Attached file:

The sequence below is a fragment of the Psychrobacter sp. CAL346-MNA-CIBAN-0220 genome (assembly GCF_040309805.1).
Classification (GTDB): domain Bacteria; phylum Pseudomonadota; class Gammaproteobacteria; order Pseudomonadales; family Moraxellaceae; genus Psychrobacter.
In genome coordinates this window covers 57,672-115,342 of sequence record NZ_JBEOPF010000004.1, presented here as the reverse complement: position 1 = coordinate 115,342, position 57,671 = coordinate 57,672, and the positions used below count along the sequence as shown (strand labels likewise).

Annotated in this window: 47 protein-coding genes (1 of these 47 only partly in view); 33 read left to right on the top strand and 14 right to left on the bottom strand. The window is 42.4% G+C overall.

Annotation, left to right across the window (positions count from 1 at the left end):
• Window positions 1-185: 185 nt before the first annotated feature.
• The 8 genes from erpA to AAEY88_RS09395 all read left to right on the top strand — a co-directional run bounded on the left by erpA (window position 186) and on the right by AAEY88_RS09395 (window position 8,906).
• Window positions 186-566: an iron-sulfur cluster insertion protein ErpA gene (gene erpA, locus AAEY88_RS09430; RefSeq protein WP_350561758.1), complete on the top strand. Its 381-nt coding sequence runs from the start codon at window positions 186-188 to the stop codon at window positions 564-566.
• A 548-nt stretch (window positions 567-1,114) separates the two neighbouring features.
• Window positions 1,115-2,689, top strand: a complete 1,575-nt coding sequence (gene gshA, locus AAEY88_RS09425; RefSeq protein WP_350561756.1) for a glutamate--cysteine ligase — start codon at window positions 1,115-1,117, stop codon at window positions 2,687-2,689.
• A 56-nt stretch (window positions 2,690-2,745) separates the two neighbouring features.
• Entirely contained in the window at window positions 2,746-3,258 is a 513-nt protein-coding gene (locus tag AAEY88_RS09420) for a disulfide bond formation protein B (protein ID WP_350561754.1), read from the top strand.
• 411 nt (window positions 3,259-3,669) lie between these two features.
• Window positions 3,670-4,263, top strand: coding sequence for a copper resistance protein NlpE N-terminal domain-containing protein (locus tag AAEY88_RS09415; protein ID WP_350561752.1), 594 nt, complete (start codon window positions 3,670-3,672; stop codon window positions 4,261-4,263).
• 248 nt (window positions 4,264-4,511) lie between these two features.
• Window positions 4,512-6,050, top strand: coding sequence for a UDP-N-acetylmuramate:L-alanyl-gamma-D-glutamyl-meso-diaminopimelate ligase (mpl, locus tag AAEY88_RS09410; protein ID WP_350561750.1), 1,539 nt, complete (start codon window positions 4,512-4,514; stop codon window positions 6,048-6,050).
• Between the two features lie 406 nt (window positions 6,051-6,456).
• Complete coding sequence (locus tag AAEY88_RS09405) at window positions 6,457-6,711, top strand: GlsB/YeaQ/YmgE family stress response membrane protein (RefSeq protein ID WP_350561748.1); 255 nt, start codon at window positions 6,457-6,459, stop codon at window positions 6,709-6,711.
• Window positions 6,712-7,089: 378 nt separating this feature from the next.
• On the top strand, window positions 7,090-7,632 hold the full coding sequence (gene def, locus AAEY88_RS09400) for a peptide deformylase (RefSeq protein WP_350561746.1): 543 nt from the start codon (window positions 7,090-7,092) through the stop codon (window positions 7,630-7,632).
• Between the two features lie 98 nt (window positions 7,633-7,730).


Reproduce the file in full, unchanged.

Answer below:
The sequence below is a fragment of the Psychrobacter sp. CAL346-MNA-CIBAN-0220 genome (assembly GCF_040309805.1).
Classification (GTDB): domain Bacteria; phylum Pseudomonadota; class Gammaproteobacteria; order Pseudomonadales; family Moraxellaceae; genus Psychrobacter.
In genome coordinates this window covers 57,672-115,342 of sequence record NZ_JBEOPF010000004.1, presented here as the reverse complement: position 1 = coordinate 115,342, position 57,671 = coordinate 57,672, and the positions used below count along the sequence as shown (strand labels likewise).

Annotated in this window: 47 protein-coding genes (1 of these 47 only partly in view); 33 read left to right on the top strand and 14 right to left on the bottom strand. The window is 42.4% G+C overall.

Annotation, left to right across the window (positions count from 1 at the left end):
• Window positions 1-185: 185 nt before the first annotated feature.
• The 8 genes from erpA to AAEY88_RS09395 all read left to right on the top strand — a co-directional run bounded on the left by erpA (window position 186) and on the right by AAEY88_RS09395 (window position 8,906).
• Window positions 186-566: an iron-sulfur cluster insertion protein ErpA gene (gene erpA, locus AAEY88_RS09430; RefSeq protein WP_350561758.1), complete on the top strand. Its 381-nt coding sequence runs from the start codon at window positions 186-188 to the stop codon at window positions 564-566.
• A 548-nt stretch (window positions 567-1,114) separates the two neighbouring features.
• Window positions 1,115-2,689, top strand: a complete 1,575-nt coding sequence (gene gshA, locus AAEY88_RS09425; RefSeq protein WP_350561756.1) for a glutamate--cysteine ligase — start codon at window positions 1,115-1,117, stop codon at window positions 2,687-2,689.
• A 56-nt stretch (window positions 2,690-2,745) separates the two neighbouring features.
• Entirely contained in the window at window positions 2,746-3,258 is a 513-nt protein-coding gene (locus tag AAEY88_RS09420) for a disulfide bond formation protein B (protein ID WP_350561754.1), read from the top strand.
• 411 nt (window positions 3,259-3,669) lie between these two features.
• Window positions 3,670-4,263, top strand: coding sequence for a copper resistance protein NlpE N-terminal domain-containing protein (locus tag AAEY88_RS09415; protein ID WP_350561752.1), 594 nt, complete (start codon window positions 3,670-3,672; stop codon window positions 4,261-4,263).
• 248 nt (window positions 4,264-4,511) lie between these two features.
• Window positions 4,512-6,050, top strand: coding sequence for a UDP-N-acetylmuramate:L-alanyl-gamma-D-glutamyl-meso-diaminopimelate ligase (mpl, locus tag AAEY88_RS09410; protein ID WP_350561750.1), 1,539 nt, complete (start codon window positions 4,512-4,514; stop codon window positions 6,048-6,050).
• Between the two features lie 406 nt (window positions 6,051-6,456).
• Complete coding sequence (locus tag AAEY88_RS09405) at window positions 6,457-6,711, top strand: GlsB/YeaQ/YmgE family stress response membrane protein (RefSeq protein ID WP_350561748.1); 255 nt, start codon at window positions 6,457-6,459, stop codon at window positions 6,709-6,711.
• Window positions 6,712-7,089: 378 nt separating this feature from the next.
• On the top strand, window positions 7,090-7,632 hold the full coding sequence (gene def, locus AAEY88_RS09400) for a peptide deformylase (RefSeq protein WP_350561746.1): 543 nt from the start codon (window positions 7,090-7,092) through the stop codon (window positions 7,630-7,632).
• Between the two features lie 98 nt (window positions 7,633-7,730).